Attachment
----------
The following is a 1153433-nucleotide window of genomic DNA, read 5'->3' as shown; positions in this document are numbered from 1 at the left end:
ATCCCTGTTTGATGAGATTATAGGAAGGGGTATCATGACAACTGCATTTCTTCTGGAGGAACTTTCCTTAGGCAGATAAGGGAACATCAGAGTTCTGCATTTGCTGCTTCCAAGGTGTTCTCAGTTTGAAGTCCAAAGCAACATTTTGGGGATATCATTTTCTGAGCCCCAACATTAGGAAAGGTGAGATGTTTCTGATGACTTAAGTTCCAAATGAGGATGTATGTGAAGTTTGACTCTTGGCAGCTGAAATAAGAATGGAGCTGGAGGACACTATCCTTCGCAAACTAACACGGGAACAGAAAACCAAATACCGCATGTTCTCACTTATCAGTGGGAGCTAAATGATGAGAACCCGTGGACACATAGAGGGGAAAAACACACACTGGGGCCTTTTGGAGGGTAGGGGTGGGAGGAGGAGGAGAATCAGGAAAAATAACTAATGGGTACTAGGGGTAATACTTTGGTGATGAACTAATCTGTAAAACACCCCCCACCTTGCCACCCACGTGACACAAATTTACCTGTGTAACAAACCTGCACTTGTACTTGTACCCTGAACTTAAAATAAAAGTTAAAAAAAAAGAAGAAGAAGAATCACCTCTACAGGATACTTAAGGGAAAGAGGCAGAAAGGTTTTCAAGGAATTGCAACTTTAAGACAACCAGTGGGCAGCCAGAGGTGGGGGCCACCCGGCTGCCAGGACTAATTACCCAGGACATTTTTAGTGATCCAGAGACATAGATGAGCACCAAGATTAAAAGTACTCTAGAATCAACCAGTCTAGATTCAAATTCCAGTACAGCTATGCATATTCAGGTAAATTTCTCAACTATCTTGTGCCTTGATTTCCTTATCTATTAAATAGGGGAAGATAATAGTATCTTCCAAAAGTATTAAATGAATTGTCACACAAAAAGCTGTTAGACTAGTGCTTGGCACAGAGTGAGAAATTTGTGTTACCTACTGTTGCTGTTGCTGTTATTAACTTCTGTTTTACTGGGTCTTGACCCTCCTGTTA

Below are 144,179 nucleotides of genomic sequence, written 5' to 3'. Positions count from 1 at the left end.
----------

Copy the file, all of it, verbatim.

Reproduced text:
The following is a 1153433-nucleotide window of genomic DNA, read 5'->3' as shown; positions in this document are numbered from 1 at the left end:
ATCCCTGTTTGATGAGATTATAGGAAGGGGTATCATGACAACTGCATTTCTTCTGGAGGAACTTTCCTTAGGCAGATAAGGGAACATCAGAGTTCTGCATTTGCTGCTTCCAAGGTGTTCTCAGTTTGAAGTCCAAAGCAACATTTTGGGGATATCATTTTCTGAGCCCCAACATTAGGAAAGGTGAGATGTTTCTGATGACTTAAGTTCCAAATGAGGATGTATGTGAAGTTTGACTCTTGGCAGCTGAAATAAGAATGGAGCTGGAGGACACTATCCTTCGCAAACTAACACGGGAACAGAAAACCAAATACCGCATGTTCTCACTTATCAGTGGGAGCTAAATGATGAGAACCCGTGGACACATAGAGGGGAAAAACACACACTGGGGCCTTTTGGAGGGTAGGGGTGGGAGGAGGAGGAGAATCAGGAAAAATAACTAATGGGTACTAGGGGTAATACTTTGGTGATGAACTAATCTGTAAAACACCCCCCACCTTGCCACCCACGTGACACAAATTTACCTGTGTAACAAACCTGCACTTGTACTTGTACCCTGAACTTAAAATAAAAGTTAAAAAAAAAGAAGAAGAAGAATCACCTCTACAGGATACTTAAGGGAAAGAGGCAGAAAGGTTTTCAAGGAATTGCAACTTTAAGACAACCAGTGGGCAGCCAGAGGTGGGGGCCACCCGGCTGCCAGGACTAATTACCCAGGACATTTTTAGTGATCCAGAGACATAGATGAGCACCAAGATTAAAAGTACTCTAGAATCAACCAGTCTAGATTCAAATTCCAGTACAGCTATGCATATTCAGGTAAATTTCTCAACTATCTTGTGCCTTGATTTCCTTATCTATTAAATAGGGGAAGATAATAGTATCTTCCAAAAGTATTAAATGAATTGTCACACAAAAAGCTGTTAGACTAGTGCTTGGCACAGAGTGAGAAATTTGTGTTACCTACTGTTGCTGTTGCTGTTATTAACTTCTGTTTTACTGGGTCTTGACCCTCCTGTTA

Below are 144,179 nucleotides of genomic sequence, written 5' to 3'. Positions count from 1 at the left end.